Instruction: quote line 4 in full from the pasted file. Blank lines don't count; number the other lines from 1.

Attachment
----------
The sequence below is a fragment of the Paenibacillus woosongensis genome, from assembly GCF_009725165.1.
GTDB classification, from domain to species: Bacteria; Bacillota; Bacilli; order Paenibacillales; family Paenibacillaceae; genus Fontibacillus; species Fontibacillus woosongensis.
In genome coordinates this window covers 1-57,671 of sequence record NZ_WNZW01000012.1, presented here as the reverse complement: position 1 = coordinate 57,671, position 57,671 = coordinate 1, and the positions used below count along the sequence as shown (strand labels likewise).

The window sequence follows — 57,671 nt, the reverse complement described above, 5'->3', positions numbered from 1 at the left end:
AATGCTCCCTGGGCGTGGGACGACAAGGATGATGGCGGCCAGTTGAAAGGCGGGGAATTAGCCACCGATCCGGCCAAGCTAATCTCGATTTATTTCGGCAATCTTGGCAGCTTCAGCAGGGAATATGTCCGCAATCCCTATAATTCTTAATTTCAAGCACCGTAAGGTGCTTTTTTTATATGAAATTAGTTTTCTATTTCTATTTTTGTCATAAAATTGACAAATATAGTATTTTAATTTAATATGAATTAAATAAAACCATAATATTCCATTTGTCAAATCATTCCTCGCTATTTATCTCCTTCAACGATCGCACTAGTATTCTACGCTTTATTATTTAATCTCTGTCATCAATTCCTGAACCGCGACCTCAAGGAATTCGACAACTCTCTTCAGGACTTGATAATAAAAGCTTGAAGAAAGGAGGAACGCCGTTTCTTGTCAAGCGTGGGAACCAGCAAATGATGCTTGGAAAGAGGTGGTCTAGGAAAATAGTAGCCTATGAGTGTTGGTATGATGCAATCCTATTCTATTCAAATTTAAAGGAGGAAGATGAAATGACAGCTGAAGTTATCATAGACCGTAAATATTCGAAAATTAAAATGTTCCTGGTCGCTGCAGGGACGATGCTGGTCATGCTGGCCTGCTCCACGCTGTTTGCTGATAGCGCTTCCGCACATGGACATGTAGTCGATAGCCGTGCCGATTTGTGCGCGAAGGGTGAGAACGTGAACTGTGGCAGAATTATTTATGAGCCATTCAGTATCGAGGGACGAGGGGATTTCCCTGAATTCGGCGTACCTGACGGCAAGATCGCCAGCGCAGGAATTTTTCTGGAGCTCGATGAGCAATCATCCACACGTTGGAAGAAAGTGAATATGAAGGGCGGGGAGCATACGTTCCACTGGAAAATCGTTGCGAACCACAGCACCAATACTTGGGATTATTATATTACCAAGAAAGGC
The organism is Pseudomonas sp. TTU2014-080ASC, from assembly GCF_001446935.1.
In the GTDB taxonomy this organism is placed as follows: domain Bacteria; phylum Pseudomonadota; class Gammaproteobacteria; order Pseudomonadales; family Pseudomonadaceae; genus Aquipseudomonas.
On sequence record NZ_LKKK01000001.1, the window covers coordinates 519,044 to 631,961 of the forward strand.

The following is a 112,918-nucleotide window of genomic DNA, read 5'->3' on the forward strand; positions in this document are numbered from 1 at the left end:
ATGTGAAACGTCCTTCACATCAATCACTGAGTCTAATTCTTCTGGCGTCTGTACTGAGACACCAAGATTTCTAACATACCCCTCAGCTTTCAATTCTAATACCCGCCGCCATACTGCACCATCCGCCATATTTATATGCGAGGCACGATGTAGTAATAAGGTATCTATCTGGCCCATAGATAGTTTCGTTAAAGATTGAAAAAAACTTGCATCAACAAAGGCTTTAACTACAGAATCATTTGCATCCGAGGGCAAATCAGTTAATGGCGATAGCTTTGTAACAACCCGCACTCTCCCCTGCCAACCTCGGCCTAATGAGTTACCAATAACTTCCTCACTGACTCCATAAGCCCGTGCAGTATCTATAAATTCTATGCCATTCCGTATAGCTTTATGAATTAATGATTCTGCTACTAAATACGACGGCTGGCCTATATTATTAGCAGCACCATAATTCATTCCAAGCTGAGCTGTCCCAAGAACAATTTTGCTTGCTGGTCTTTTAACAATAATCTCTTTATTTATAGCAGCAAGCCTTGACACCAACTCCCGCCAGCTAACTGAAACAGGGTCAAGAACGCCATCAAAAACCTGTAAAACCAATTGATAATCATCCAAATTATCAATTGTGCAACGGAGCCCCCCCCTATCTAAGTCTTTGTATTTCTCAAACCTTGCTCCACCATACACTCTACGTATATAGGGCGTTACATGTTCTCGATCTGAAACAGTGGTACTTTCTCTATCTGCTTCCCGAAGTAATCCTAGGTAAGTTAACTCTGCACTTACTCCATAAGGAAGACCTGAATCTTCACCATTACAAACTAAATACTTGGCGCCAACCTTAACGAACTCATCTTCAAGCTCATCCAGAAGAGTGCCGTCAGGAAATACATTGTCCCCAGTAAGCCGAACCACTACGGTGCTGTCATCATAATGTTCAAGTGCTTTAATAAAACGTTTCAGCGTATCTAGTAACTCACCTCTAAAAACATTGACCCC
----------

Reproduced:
The window sequence follows — 57,671 nt, the reverse complement described above, 5'->3', positions numbered from 1 at the left end: